Editing and Preparation of Data Vector

3.1.1. Creation of Data Sets to Be Analyzed

The program SIGGEN was employed to create data sets similar to biological data. A simple sinusoid was chosen, but other waveforms can be produced by this program. A circadian period of 24.75 h was chosen for all data sets. This noninteger value provides a realistic test of the capabilities of the analysis programs. In all examples, the amplitude was set at unity and was positive everywhere except as noted. Both the MESA and autocorrelation routines in the suite always fit a straight line to the data by regression and subtract it to eliminate any linear trend. This has the added benefit of adjusting the mean of the series to zero. Eliminating this so-called "DC offset" emphasizes the periodic portion of the signal in the subsequent analysis. In general, amplitude will affect spectral power, but not RI. All data sets consisted of 10 d of readings with a sampling rate at twice per hour with one exception, as noted (SET III). A more rapid sampling rate has been shown to be unnecessary for periodicities in the circadian range and very high rates may actually be undesirable if behavioral data are being summed into "bins" (15).

In SET I, the data were produced with amounts of white noise added in the following percentages: 10, 20, 30, 40, 50, 60, 70, and 80. The raw data set generated with 80% noise is shown in Fig. 1 (see Note 7).

In SET II, data were produced identically to SET I, except that a long-range sinusoidal trend was added with a period of 40 d, with the phase angle adjusted so that the data have an approximately monotonically increasing envelope from t = 0 to 10 d. The amplitude of this sinusoid was set at 10-fold that of the circadian periodicity. Figure 2 depicts data containing 80% noise with the long-period trend added.

In SET III, data were produced as in SET I and additionally had a 1-h circhoral ultradian component added. The peak-to-peak amplitude of the circadian rhythm was 10-fold that of the ultradian, which was unity. Sampling rate was set to 12/h (i.e., at 5-min intervals) to characterize more adequately this relatively high-frequency component (7). Such circhoral rhythms have been uncovered in human deep-core body temperature using the sensitive methods outlined here (14). Figure 3 shows the data containing the standard circadian periodicity along with an ultradian periodicity of 1 h. In this example 80% noise was added.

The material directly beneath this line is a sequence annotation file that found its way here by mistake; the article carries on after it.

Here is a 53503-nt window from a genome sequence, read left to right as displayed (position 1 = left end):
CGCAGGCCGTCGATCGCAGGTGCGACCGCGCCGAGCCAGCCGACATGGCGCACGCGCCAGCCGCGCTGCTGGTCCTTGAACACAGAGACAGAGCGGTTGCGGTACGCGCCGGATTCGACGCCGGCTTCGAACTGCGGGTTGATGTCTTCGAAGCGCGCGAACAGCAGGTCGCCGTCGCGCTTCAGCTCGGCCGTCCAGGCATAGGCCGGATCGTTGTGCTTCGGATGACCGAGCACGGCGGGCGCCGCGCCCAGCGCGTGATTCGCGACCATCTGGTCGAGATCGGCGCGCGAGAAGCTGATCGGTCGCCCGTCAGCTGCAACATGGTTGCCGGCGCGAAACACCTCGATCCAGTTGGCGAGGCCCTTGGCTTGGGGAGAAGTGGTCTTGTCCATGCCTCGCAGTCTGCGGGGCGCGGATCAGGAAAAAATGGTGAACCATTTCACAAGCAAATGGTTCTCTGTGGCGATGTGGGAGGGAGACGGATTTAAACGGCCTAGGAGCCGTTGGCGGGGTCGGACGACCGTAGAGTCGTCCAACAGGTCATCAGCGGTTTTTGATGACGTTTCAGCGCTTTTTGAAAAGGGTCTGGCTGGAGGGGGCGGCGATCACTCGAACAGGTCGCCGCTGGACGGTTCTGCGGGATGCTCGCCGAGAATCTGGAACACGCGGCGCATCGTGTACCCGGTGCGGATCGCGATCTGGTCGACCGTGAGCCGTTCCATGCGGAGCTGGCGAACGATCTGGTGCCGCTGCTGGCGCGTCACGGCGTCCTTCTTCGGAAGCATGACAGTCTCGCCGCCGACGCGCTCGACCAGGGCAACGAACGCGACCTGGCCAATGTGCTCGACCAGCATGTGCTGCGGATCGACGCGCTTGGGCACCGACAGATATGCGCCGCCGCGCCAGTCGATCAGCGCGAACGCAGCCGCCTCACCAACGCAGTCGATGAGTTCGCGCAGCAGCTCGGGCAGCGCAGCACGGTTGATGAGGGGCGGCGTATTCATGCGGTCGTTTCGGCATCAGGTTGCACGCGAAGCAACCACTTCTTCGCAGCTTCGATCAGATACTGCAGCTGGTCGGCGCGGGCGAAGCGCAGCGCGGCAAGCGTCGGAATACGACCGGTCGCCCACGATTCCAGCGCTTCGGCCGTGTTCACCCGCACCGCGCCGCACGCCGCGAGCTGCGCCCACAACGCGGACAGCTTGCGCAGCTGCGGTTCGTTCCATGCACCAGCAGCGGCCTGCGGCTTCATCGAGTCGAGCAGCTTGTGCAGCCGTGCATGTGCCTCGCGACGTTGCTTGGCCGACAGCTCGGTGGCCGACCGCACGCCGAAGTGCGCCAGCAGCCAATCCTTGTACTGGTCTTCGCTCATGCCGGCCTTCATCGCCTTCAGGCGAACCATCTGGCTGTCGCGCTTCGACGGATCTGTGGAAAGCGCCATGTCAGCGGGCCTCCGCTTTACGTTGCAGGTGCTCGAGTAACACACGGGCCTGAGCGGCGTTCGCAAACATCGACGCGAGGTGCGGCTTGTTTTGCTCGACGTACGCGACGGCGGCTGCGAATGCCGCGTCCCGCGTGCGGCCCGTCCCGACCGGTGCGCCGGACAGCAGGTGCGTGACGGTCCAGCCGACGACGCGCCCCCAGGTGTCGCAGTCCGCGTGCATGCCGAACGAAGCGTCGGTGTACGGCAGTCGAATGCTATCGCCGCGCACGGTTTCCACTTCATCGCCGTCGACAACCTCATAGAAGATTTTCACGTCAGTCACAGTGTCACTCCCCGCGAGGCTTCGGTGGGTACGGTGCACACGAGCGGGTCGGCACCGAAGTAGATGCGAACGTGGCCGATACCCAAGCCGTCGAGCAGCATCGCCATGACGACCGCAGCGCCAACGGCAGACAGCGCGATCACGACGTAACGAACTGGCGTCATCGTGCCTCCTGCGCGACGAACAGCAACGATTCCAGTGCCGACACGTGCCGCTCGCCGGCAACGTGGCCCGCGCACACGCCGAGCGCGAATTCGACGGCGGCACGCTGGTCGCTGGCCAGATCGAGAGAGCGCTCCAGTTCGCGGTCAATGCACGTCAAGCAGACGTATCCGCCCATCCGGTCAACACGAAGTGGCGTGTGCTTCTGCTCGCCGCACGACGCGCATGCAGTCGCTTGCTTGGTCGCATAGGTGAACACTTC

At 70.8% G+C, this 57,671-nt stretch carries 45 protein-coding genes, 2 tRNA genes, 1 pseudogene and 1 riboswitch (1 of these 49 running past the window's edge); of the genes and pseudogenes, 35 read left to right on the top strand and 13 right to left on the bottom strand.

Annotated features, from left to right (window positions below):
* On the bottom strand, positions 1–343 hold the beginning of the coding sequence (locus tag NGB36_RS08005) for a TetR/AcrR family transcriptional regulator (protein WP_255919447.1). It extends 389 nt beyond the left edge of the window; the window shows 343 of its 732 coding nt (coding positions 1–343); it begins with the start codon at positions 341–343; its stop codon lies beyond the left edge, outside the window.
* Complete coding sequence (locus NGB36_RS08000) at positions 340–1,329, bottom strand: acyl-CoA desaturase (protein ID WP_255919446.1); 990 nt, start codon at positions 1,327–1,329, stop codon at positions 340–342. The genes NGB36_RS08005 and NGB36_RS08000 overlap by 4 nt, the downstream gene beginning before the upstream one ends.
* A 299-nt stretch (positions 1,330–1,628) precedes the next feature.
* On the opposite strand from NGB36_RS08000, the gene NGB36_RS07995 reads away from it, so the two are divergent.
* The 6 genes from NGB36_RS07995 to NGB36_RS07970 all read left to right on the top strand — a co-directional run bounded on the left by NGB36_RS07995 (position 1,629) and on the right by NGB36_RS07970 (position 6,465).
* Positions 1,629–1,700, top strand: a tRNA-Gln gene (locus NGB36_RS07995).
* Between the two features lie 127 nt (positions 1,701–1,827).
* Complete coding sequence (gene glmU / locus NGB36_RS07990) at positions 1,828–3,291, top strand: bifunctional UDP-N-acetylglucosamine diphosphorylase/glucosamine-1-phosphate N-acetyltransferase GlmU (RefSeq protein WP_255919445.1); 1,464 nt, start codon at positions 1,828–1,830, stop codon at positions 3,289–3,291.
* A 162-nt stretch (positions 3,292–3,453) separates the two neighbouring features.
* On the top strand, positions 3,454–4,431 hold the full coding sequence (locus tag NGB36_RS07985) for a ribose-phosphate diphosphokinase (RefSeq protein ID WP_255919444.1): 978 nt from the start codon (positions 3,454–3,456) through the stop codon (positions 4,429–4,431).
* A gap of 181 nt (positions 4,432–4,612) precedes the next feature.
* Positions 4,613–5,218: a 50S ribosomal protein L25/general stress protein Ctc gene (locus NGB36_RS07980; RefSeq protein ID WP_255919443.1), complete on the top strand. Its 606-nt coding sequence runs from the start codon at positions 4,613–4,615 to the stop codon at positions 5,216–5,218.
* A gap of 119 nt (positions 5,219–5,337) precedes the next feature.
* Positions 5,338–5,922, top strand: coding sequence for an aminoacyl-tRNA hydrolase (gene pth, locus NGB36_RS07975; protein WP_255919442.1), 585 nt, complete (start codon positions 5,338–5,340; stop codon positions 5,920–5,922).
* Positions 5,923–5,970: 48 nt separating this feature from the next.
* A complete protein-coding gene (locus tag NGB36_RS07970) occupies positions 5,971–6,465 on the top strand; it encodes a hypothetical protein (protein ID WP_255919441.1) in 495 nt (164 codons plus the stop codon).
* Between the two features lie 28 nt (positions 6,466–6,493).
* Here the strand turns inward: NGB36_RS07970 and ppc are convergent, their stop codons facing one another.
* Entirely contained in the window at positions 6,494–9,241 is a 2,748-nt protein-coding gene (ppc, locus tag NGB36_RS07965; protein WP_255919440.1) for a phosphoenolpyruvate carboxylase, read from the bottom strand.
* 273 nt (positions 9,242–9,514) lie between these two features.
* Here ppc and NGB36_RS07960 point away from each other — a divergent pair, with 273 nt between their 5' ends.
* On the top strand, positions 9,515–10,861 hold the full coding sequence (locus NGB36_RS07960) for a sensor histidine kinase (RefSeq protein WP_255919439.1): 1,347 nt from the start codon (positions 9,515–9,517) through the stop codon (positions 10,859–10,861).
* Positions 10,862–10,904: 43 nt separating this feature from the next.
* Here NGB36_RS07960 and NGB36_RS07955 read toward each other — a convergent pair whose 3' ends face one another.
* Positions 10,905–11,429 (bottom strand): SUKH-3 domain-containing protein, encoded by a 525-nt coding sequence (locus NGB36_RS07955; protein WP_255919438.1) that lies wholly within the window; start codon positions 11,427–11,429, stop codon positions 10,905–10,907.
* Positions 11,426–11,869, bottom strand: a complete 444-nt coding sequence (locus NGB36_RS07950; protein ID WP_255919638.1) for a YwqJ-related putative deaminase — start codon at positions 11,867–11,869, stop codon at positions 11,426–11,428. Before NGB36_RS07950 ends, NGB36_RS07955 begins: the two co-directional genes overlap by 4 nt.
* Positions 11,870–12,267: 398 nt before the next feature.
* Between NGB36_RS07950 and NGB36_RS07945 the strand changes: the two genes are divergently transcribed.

For SET IV, a series of files created with data sampled twice per hour and with a 24.75-h periodicity was generated. In these examples, phase was delayed by 0, 2, 4, 6, 8, and 22 h, respectively, to show the output of CROSSCO.

Fig. 1. An artificial data set consisting of a unit amplitude sinusoid and periodicity of 24.75 h with an added 80% white noise. Data were sampled at half-hour intervals over the equivalent of 10 d.
Fig. 2. The data set depicted in Fig. 1, but in this case with a monotonic trend added with amplitude functionally five times that of the sinusoid. Period and amplitude of the signal remain in Fig. 1.

Fig. 3. (A) Data as Fig. 2, containing a periodicity of 24.75 h and 80% noise, but with a unit amplitude ultradian rhythm having a period of 1 h added. This cannot be seen in the unfiltered data. (B) The same data set after removal of the circadian range periodicity using FILCON.

Fig. 3. (A) Data as Fig. 2, containing a periodicity of 24.75 h and 80% noise, but with a unit amplitude ultradian rhythm having a period of 1 h added. This cannot be seen in the unfiltered data. (B) The same data set after removal of the circadian range periodicity using FILCON.

— 1 1.1 1.2 1.3 1.4 1.5 1.6 17 1.» 1.9 2 v Time {days)

— 1 1.1 1.2 1.3 1.4 1.5 1.6 17 1.» 1.9 2 v Time {days)

Fig. 3. (continued) (C) Here, a 1-d interval of the data is shown at a magnified scale to illustrate the noisy hourly rhythm.

3.1.2. Format of Data

The analysis software is configured to allow batch processing of concatenated files. Input data are placed in a single column. Each separate file is given a descriptive, reasonably short title (here, fewer than 15 characters) at the start of the vector. The end of each individual file is signaled by appending -5000. Batch processing is terminated with the word "END." Output of both spectra and autocorrelations is written file by file in two columns, with either spectral power or autocorrelation values in the first column and either period or lag in the second. In autocorrelation output, the 95% confidence value indicating "significant rhythmicity" is given below the title (see Note 8). For actual rhythmicity data, the columns of input are concatenated and formatted as above using an editor. Output for individual spectra and correlograms excised from the concatenated file were plotted using MATLAB (see Note 9). An example of the raw data format follows: I80

1.173287

5.549589E-01

8.012864E-01

4.805624E-01

1.060405

3.837983E-02 2.867427E-01 4.349197E-01 6.987450E-01 8.844982E-01 1.210237E-01 4.635225E-01 -5000.000000 END

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